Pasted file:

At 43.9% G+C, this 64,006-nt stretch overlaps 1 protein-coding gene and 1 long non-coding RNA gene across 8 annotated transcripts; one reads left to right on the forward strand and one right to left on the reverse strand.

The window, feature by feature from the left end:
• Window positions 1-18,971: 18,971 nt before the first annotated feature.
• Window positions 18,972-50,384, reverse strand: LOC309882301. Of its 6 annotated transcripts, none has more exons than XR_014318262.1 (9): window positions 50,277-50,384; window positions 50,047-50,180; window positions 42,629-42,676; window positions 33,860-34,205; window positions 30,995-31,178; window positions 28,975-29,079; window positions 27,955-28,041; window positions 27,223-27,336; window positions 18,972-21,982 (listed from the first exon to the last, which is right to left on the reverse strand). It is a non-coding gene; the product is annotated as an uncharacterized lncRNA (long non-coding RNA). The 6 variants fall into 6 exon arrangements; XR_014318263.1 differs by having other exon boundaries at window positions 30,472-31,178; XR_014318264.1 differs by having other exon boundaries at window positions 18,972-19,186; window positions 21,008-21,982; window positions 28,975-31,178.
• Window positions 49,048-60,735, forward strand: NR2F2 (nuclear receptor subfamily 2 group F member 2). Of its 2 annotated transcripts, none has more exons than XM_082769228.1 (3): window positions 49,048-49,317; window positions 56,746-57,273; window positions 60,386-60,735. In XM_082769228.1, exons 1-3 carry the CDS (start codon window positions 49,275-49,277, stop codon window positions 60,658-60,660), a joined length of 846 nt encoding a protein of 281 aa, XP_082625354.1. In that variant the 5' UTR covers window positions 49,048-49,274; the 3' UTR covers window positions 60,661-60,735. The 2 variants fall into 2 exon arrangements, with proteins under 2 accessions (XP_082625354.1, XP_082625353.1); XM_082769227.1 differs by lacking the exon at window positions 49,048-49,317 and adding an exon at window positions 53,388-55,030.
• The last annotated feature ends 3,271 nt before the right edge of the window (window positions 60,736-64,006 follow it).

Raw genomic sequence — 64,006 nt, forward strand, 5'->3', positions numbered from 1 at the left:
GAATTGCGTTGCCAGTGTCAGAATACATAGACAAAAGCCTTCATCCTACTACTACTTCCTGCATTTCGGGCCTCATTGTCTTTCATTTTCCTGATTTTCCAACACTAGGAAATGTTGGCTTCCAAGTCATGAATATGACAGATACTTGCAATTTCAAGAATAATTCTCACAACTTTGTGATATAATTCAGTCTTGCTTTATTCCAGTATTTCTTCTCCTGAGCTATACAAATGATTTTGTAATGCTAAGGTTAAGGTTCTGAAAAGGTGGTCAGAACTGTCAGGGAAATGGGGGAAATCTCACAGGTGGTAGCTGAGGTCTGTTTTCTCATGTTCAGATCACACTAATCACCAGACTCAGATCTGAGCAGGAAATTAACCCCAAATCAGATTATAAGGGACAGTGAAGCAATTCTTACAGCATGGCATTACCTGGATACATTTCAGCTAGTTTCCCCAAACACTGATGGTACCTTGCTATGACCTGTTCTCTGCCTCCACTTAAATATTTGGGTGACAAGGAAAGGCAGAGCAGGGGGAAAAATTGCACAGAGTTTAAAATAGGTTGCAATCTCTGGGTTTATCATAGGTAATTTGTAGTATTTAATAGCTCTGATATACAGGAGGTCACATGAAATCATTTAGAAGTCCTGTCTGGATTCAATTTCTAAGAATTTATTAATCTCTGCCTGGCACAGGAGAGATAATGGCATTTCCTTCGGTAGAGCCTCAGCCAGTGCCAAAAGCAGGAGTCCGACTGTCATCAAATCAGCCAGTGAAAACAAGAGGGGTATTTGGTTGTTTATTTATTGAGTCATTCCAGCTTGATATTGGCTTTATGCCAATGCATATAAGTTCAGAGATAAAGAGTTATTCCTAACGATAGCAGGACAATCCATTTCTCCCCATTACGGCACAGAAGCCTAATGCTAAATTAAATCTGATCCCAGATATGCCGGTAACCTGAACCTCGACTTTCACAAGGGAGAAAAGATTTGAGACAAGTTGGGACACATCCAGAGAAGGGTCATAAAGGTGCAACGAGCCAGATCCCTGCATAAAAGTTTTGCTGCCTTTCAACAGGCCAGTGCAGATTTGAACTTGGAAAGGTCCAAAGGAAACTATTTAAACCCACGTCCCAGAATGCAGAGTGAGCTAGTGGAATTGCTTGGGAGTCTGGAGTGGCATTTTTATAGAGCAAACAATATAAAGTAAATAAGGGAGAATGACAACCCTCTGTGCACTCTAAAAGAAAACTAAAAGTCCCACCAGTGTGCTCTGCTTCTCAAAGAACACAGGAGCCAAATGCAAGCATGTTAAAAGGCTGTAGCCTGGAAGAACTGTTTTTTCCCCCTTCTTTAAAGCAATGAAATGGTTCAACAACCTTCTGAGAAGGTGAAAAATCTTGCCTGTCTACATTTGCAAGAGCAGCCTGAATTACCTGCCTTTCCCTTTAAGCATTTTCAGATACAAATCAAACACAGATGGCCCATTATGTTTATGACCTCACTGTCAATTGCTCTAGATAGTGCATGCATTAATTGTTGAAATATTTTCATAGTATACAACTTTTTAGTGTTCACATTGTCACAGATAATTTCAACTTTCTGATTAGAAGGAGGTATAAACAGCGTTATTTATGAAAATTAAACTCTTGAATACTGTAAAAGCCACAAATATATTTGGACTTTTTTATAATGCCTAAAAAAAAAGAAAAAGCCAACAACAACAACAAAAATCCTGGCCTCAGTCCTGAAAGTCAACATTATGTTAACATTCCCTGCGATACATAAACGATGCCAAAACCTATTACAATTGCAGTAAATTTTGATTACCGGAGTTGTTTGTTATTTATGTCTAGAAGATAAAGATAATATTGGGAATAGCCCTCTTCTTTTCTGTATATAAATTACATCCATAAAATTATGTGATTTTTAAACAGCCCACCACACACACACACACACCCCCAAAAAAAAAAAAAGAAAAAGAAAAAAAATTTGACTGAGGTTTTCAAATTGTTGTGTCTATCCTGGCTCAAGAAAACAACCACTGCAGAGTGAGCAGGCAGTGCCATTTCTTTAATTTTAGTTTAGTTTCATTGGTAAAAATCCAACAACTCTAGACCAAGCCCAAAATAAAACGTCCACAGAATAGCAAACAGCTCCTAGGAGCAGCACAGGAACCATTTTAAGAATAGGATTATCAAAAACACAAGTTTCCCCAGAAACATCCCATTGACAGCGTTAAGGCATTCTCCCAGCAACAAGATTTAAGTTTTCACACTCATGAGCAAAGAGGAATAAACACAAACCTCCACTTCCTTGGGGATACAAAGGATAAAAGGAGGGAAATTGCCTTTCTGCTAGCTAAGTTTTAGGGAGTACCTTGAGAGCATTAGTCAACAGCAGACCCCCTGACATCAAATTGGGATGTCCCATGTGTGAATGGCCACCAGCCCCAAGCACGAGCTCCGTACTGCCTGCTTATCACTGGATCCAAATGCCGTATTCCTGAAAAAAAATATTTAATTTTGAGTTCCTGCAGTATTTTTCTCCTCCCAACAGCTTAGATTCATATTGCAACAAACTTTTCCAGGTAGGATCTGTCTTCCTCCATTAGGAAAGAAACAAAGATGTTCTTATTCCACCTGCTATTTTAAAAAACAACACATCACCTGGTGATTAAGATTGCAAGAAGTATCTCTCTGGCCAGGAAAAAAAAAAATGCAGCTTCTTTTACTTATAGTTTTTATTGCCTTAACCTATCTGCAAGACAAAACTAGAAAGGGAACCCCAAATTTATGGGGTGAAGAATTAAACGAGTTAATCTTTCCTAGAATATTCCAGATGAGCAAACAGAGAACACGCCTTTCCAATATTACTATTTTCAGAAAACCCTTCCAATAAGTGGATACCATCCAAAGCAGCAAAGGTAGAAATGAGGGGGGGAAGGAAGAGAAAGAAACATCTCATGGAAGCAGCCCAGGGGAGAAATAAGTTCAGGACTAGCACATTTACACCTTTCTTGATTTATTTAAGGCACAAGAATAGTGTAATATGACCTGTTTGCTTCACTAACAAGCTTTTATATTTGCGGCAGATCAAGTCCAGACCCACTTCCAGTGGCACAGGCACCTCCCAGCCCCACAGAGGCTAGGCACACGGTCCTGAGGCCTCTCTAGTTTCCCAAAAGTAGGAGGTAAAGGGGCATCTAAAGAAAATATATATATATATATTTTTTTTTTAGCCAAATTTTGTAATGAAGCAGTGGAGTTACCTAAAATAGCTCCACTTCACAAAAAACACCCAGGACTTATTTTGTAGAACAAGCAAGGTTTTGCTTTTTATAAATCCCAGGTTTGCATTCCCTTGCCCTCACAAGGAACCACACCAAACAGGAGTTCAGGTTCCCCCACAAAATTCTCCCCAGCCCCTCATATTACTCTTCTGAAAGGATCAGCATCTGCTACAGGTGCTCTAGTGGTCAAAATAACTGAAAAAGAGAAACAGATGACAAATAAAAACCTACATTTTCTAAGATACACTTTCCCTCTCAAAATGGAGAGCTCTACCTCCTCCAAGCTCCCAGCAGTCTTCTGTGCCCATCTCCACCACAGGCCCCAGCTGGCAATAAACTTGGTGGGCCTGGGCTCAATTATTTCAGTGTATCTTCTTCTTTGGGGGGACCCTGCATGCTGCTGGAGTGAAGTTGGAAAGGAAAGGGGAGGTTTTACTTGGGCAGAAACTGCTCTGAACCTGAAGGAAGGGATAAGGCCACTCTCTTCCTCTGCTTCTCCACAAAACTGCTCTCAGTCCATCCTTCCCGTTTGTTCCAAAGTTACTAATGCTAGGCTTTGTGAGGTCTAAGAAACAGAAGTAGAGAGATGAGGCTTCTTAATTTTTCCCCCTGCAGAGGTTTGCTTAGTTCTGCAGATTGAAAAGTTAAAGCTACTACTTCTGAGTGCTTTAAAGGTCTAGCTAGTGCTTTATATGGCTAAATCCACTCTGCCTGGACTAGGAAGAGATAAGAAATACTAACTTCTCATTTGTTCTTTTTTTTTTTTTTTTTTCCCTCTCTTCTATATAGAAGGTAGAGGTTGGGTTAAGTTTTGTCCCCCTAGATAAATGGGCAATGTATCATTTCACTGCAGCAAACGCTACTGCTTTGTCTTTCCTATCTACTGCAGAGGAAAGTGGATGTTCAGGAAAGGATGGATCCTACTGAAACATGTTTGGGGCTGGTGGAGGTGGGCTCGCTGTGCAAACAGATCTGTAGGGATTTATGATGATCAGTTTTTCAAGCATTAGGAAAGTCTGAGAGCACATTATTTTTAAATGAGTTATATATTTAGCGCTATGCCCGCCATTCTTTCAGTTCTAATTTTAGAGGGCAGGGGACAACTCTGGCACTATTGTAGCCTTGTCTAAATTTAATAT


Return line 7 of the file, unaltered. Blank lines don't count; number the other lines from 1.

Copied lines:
Raw genomic sequence — 64,006 nt, forward strand, 5'->3', positions numbered from 1 at the left: